||We assigned each protein monomer and complex to one of the localizations:
Integral membrane (25-30% of bacterial proteins are localized to the membrane [PUB_0003])
Extracellular (10% of B. subtilis proteins are secreted [PUB_0003])
Terminal oganelle, cytoplasmic
Terminal organelle, integral membrane
The localization of each protein, and the type II signal peptide length of lipoproteins was compiled from several sources:
Computational prediction of membrane spanning domains and signal peptides
SOSUI [PUB_0261, PUB_0264]
SPdb database of observed signal peptides [PUB_0253]
Mass-Spec determination of the N-terminal residue of each protein [PUB_0280]
Databases of protein localization: BRENDA [PUB_0570], DBSubLoc [PUB_0573], EchoBase [PUB_0574], GenoBase [PUB_0386], PSortDB [PUB_0572], and UniProt [PUB_0096]
Primary literature of the composition of the terminal organelle [PUB_0088, PUB_0091, PUB_0406, PUB_0407, PUB_0408, PUB_0409]
Primary literature [PUB_0284, PUB_0303]
Note M. genitalium does not contain a C-terminal signal sequence recognizing Tat protein transporter homolog.
Additionally, we tried unsuccessfully to include computational predictions from these sources:
SecretomeP – didn't predicted any secreted peptides [PUB_0252]
LipPred – had CGI and bad request errors [PUB_0254]
SIG-Pred – found no signal sequences [PUB_0255]
sigcleave – unclear what it returns [PUB_0257]
TatFind – identified no Tat signal peptides [PUB_0258]
PilFind – identified no type IV pilin-like signal peptides [PUB_0259]
SPEPLip – provides no easy way to query on genome-scale [PUB_0260]
Terminal organelle localization was compiled from several experimental reports [PUB_0088, PUB_0089, PUB_0091, PUB_0092, PUB_0093].
Type II signal sequences are 10-15 amino acid long positively charged N-terminal sequences [PUB_0003]. These signal sequences are composed of three regions: n, h, and c. The n region is positively charged, and is 1-5 amino acids long. The h region is hydrophobic, is 7-15 amino acids in length, and forms an α-helix. The c region is slightly polor, is 3-7 amino acids in length, forms a βstrand, and is the most conserved. Lipoprotein type II signal sequences are cleaved at lipoboxes (L[ASI][GA]C) in the c region by signal peptidase II. Lipoproteins are anchored to the membrane outter leaflet by diacylglyceryls which are transferred to their N-terminal end by diacylglyceryl tranferase. Integral membrane proteins have 25 aa a-helical membrane spanning domains (except pores which have antiparallel ß-sheets) which anchor them to the membrane. Membrane signal sequences are not cleaved, and are generally longer than that of liproteins.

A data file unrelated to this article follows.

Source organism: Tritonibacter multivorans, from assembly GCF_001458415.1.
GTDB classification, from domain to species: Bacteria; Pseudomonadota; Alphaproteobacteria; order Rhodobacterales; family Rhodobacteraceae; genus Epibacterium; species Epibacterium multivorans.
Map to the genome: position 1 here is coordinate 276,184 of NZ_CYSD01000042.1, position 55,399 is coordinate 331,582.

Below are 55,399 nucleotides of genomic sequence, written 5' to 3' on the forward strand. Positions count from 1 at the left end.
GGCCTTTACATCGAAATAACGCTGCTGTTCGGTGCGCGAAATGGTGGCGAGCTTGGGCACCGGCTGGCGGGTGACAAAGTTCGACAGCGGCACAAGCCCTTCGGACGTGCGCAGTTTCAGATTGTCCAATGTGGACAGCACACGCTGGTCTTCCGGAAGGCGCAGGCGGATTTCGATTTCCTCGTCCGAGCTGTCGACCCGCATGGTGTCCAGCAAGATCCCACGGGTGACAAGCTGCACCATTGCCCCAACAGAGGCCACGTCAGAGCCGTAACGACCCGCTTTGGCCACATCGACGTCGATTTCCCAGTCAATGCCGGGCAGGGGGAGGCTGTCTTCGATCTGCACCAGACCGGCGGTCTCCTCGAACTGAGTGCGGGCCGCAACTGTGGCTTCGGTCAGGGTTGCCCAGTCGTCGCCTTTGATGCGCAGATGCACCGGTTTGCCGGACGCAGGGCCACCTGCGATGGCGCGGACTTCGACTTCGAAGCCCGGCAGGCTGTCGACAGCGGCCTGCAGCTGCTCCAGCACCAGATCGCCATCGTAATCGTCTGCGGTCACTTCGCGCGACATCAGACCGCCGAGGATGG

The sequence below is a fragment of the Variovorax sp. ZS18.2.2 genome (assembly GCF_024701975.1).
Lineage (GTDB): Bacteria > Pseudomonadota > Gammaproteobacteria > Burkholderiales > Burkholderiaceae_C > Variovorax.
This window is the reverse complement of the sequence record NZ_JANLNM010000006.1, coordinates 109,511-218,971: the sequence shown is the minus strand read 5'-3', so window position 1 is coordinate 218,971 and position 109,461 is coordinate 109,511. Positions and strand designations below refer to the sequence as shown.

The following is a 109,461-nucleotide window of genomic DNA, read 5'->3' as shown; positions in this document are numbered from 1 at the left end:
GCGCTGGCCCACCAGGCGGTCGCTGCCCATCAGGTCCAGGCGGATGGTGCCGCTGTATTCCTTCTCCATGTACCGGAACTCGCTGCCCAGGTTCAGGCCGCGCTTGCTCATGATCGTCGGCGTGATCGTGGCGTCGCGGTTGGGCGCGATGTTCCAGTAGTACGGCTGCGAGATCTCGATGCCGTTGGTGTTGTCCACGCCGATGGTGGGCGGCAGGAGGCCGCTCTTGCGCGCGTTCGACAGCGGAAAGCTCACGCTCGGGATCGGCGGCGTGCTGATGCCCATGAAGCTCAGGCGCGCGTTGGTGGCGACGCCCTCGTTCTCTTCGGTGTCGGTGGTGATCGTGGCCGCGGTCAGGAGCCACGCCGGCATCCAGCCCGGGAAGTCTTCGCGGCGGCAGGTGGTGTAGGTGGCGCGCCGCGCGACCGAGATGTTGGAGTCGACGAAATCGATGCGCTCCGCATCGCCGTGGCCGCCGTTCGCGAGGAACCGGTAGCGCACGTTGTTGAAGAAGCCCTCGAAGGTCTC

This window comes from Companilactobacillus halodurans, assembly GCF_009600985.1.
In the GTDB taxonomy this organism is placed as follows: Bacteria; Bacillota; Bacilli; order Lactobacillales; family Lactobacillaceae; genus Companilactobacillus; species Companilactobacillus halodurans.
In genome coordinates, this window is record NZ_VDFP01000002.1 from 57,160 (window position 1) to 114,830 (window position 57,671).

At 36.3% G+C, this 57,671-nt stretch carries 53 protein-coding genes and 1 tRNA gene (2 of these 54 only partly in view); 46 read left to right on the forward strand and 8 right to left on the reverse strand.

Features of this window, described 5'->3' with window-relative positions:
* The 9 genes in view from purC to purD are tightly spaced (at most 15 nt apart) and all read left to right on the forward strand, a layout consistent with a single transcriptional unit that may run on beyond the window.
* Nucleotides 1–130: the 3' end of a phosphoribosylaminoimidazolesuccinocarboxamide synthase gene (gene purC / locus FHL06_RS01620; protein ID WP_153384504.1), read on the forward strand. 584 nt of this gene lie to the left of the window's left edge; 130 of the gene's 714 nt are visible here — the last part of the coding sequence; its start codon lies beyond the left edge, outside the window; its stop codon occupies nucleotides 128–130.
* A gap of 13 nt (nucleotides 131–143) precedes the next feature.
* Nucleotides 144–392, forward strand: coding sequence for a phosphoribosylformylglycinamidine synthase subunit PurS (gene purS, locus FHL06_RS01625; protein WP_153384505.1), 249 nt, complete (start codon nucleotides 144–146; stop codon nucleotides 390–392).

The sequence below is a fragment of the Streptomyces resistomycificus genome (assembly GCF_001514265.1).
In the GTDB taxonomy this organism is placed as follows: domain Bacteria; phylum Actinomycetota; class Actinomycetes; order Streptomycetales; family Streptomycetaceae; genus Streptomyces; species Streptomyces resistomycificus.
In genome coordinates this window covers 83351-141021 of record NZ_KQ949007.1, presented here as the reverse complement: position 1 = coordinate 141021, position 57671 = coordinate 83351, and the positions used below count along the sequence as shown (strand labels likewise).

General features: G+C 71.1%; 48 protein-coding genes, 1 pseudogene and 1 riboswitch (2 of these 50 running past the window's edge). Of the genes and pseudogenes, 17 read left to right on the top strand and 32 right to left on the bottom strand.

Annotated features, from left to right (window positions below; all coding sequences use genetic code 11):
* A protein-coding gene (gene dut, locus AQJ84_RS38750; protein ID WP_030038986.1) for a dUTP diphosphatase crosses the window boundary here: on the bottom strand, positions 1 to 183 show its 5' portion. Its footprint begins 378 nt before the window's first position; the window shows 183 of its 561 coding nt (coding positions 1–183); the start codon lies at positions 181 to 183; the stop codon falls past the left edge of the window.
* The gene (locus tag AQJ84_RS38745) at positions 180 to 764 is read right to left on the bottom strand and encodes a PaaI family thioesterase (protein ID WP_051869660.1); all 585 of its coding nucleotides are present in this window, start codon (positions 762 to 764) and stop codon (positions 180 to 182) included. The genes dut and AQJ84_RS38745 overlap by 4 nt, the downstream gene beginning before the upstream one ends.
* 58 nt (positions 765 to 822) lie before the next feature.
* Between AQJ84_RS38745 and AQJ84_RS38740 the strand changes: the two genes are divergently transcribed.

Membrane protein translocation is mediated independent of translation by the ATP-dependent SecAY transporter [PUB_0003]. SecA transports with rate 270 pmol amino acid /min [PUB_0001] and energetic cost of 20-30 amino acids / ATP [PUB_0002]. SecA transport saturates at 0.1 uM peptide [PUB_0001]. Membrane proteins are shuttled to SecAY by chaperones (eg. GroEL, DnaK) [PUB_0003]. SecAY is assisted by several accessory factors (SecDEFG, YjaC) that improve the efficient of protein translocation [PUB_0003]. Lipoprotein and secretory protein translocation is mediated by SRP/FtsY and SecAY by a translation-dependent mechanism; (1) SRP competes with trigger fractor for nascent polypeptides and (2) SRP/FtsY shuttles the nascent polypeptide to the SecAY transporter [PUB_0003]. SRP is a GTP-dependent nucleoprotein composed of Ffh and the 4.5S scRNA [PUB_0003]. Membrane protein signal sequences generally anchor proteins to the membrane and are not cleaved [PUB_0003]. Liprotein and secretory protein signal sequences are cleaved on the extracellular side [PUB_0003].
Membrane spanning domains of integral membrane pores contain β-sheets [PUB_0003]. Most other membrane spanning domains contain hydrophobic α-helices approximately 25 amino acids in length [PUB_0003]. Membrane proteins are generally inserted linearly into the membrane, and fold inside the membrane beginning when the protein is partially inserted [PUB_0003, PUB_0636]. Integral membrane folding requires phosphatidylethanolamine (PE) [PUB_0636]; PE curvature stress increases lateral pressure on bilayer interior and decreases lateral pressue on bilayer exterior encouraging protein folding [PUB_0646]. phosphatidylglycerol (PG) is required for SecA insertion. Membrane protein complexation occurs following insertion [PUB_0018].
Lipoproteins are anchored in the outter leaflet by lipid modifications added after signal sequence cleavage [PUB_0629]. Often substrate binding subunits of ABC transporters are lipoproteins [PUB_0629]. Lipoproteins have several functions [PUB_0658]:
M. genitalium doesn't contain a Tat transporter, sortase [PUB_0631], or type I signal sequence protease [PUB_0634].
. EcoliHub. (2010). WholeCell: PUB_0386, URL: http://public.ecolihub.net/
Eds Dalbey RE, von Heijne G. Protein Targeting, Transport, and Translocation. Academic Press, San Diego (2002). WholeCell: PUB_0003, ISBN: 9780122007316
Balish MF. Subcellular structures of mycoplasmas. Front Biosci 11, 2017-27 (2006). WholeCell: PUB_0407, PubMed: 16720287
Balish MF, Krause DC. Mycoplasmas: a distinct cytoskeleton for wall-less bacteria. J Mol Microbiol Biotechnol 11, 244-55 (2006). WholeCell: PUB_0091, PubMed: 16983199
Bendtsen JD, Jensen LJ, Blom N, Von Heijne G, Brunak S. Feature-based prediction of non-classical and leaderless protein secretion. Protein Eng Des Sel 17, 349-56 (2004). WholeCell: PUB_0252, PubMed: 15115854
... 34 more